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Enterprise against Sag barbor
late action, “in which he had one horse shot under him and another wounded.” But after all he remained at the bottom of the list, and the wound still rankled in his bosom.
The destructive expeditions against the American depots of military stores, were retaliated in kind by Colonel Meigs, a spirited officer, who had accompanied Arnold in his expedition through the wilderness against Quebec, and had caught something of his love for hardy exploit. Having received intelligence that the British commissaries had collected a great amount of grain, forage, and other supplies at Sag Harbor, a small port in the deep bay which forks the east end of Long Island, he crossed the Sound on the 23d of May from Guilford in Connecticut, with about one hundred and seventy men in whaleboats convoyed by two armed sloops : landed on the island near Southold ; carried the boats a distance of fifteen miles across the north fork of the bay, launched them into the latter, crossed it, landed within four miles of Sag Harbor, and before daybreak carried the place, which was guarded by a company of foot. A furious fire of round and grape shot was opened upon the Americans from an armed schooner, anchored about one hundred and fifty yards from shore ; and stout defense was made by the crews of a dozen
brigs and sloops lying at the wharf to take in freight; but Meigs succeeded in burning these vessels, destroying everything on shore, and carrying off ninety prisoners ; among whom were the officer of the company of foot, the commissaries, and the captains of most of the small vessels. With these he and his party recrossed the bay, transported their boats again across the fork of land, launched them on the Sound, and got safe back to Guilford, having achieved all this, and traversed about ninety miles of land and water, in twenty-five hours. Washington was so highly pleased with the spirit and success of this enterprise, that he publicly returned thanks to Colonel Meigs and the officers and men engaged in it. It could not fail, he said, greatly to distress the enemy in the important and essential article of forage. But it was the moral effect of the enterprise which gave it the most value. It is difficult, at the present day, sufficiently to appreciate the importance of partisan exploits of the kind, in the critical stage of the war of which vie are treating. They cheered the spirit of the people, depressed by overshadowing dangers and severe privations, and kept alive the military spark that was to kindle into the future flame.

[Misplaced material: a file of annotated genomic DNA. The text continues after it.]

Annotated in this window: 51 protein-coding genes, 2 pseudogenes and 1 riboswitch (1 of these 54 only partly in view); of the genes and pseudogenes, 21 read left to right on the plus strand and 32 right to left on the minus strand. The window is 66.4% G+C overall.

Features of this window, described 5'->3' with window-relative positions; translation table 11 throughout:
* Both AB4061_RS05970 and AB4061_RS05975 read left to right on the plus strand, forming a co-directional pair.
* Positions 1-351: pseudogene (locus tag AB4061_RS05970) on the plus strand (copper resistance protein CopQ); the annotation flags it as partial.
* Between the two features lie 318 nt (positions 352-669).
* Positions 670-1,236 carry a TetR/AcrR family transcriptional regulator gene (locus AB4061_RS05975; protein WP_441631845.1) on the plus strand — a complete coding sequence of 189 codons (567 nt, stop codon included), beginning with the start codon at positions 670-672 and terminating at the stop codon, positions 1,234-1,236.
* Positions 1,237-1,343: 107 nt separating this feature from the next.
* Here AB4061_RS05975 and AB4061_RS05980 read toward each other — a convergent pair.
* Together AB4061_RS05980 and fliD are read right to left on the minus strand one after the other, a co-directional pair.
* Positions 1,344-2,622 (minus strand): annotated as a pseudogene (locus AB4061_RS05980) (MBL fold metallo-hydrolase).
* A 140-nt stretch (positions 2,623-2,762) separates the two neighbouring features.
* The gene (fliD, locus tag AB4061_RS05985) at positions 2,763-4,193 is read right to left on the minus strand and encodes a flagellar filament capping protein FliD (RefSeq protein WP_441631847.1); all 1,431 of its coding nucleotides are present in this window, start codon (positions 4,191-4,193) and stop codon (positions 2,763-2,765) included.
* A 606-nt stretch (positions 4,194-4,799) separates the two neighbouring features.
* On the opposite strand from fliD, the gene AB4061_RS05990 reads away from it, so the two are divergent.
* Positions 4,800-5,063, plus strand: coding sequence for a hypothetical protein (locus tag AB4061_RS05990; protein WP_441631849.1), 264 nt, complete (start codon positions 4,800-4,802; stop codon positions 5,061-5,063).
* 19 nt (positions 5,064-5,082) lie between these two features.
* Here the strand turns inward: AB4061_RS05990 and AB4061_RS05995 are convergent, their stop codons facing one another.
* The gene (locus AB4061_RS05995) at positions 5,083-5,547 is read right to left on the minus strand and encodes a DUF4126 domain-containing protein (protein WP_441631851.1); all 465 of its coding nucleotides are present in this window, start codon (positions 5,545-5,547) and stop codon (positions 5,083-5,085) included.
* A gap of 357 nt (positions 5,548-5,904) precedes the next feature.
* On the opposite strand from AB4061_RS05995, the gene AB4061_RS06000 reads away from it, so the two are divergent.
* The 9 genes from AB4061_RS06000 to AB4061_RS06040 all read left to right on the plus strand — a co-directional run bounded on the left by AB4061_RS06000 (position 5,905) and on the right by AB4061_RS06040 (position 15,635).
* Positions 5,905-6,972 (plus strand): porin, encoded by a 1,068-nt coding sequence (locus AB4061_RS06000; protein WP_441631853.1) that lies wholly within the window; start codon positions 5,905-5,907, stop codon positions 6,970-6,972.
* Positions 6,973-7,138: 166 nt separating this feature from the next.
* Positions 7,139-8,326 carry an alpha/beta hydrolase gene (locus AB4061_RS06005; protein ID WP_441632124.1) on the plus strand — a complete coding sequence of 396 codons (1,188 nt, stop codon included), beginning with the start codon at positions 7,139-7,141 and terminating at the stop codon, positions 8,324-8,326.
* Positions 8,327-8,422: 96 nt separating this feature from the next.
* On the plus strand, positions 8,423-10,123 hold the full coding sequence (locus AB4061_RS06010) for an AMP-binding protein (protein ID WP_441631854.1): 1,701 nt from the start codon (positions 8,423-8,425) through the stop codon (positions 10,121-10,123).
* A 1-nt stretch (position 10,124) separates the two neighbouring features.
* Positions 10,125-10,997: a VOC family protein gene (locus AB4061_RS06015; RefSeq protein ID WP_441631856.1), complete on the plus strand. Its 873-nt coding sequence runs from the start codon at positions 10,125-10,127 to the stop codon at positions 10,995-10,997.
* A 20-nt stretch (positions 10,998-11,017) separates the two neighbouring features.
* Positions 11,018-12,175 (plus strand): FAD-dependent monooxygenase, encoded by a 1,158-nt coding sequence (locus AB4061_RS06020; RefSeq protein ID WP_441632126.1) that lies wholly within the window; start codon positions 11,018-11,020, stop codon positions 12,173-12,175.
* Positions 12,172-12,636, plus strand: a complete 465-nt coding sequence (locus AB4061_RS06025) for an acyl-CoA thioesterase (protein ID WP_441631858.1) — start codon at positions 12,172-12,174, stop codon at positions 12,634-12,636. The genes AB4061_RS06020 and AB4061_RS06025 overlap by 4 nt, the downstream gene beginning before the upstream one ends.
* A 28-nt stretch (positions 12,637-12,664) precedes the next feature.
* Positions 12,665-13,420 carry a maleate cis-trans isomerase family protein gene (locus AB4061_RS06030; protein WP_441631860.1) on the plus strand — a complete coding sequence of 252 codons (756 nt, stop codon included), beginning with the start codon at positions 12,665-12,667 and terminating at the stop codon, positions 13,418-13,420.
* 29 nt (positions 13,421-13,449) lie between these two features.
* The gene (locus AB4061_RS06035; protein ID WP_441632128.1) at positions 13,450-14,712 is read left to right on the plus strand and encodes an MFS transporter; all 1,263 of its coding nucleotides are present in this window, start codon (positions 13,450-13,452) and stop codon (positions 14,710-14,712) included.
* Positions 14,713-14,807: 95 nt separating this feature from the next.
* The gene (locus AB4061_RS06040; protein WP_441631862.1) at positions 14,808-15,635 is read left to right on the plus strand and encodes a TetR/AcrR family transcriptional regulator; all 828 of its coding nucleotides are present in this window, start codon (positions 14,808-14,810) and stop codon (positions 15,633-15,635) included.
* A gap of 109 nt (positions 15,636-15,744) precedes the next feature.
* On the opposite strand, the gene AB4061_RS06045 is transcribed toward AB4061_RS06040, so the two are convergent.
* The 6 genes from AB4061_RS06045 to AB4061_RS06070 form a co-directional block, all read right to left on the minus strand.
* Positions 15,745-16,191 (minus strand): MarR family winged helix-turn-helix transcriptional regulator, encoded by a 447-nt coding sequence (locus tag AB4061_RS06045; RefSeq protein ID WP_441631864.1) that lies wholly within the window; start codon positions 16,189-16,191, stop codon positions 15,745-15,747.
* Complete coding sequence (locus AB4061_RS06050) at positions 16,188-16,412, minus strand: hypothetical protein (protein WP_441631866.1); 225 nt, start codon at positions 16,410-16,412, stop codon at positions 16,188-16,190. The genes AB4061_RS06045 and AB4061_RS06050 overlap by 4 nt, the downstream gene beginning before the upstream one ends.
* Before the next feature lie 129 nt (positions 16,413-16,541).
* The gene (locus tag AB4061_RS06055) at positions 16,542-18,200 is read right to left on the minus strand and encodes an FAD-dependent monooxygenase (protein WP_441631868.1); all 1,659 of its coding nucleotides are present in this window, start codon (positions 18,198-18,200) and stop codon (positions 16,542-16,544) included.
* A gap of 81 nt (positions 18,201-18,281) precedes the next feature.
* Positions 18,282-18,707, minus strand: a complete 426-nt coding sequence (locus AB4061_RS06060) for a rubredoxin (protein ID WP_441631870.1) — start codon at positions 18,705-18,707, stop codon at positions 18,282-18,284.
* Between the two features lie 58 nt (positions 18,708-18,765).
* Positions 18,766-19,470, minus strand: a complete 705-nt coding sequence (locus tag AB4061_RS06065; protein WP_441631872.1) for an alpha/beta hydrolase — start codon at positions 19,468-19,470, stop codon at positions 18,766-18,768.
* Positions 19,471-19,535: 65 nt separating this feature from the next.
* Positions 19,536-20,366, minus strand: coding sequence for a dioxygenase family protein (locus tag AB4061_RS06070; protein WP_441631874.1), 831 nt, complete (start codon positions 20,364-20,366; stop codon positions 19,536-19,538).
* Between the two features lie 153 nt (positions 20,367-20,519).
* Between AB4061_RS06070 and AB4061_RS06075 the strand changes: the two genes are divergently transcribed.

Schuyler on the Point of Resigning-Committee of
Inquiry Report in his Favor-His Memorial to Congress Proves Satisfactory-Discussions Regarding the Northern Department-Gates Mistaken as to his Position-He Prompts his Friends in Congress-His Petulant Letter to Washington-Dignified Reply of the Latter-Position of Gates Defined-Schuyler Reinstated in Command of the Department-Gates Appears on the Floor of Congress—His Proceedings there.
HE time was at hand for the committee
of inquiry on General Schuyler's conduct to make their report to Congress,
and he awaited it with impatience. “I propose in a day or two to resign my commission," writes he to Washington on the 3d of May.
As soon as I have done it, I shall transmit to your Excellency my reasons for such a step."
Washington was grieved at receiving this intimation. He had ever found Schuyler a faithful coadjutor. He knew his peculiar fitness for the Northern department from his knowledge of the country and its people, his influence among its most important citizens, his experience in treating with the Indians, his fiery energy, his fertility in expedients, and his “sound military sense." But he knew also his sensitive nature, and the peculiar annoyances with which he had had to contend. On a former occasion he had prevented him from resigning, by an appeal to his patriotism; he no longer felt justified in interfering. “I am sorry," writes he, “that circumstances are such as to dispose you to a resignation ; but you are the best judge of the line of conduct most reconcilable to your duty, both in a public and personal view; and your own feelings must
; determine you in a matter of so delicate and interesting a nature."*
Affairs, however, were taking a more favorable turn. The committee of inquiry made a report which placed the character of Schuyler higher than ever as an able and active commander, and a zealous and disinterested patriot.
He made a memorial to Congress explaining away or apologizing for the expressions in his letter of the 4th of February, which had given
Schuyler's Letter Book.
offense to the House. His memorial was satisfactory; and he was officially informed that Congress now “entertained the same favorable sentiments concerning him, that they had entertained before the letter was received."
There were warm discussions in the House on the subject of the Northern department. Several of the most important of the New York delegates observed that General Gates misapprehended his position. He considered himself as holding the same command as that formerly held by General Schuyler. Such was not the intention of Congress in sending him to take command of the army at Ticonderoga. There had been a question between sending him to that post, or giving him the adjutancy general, and it had been decided for the former.
It would be nonsense, they observed, to give him command of the Northern department, and confine him to Ticonderoga and Mount Independence, where he could not have an extensive idea of the defense of the frontier of the Eastern States; but only of one spot, to which the enemy were not obliged to confine their operations, and, as it were, to knock their heads against a single rock. The affairs of the northeast, it was added, and of the State of New York in particular, were in a critical con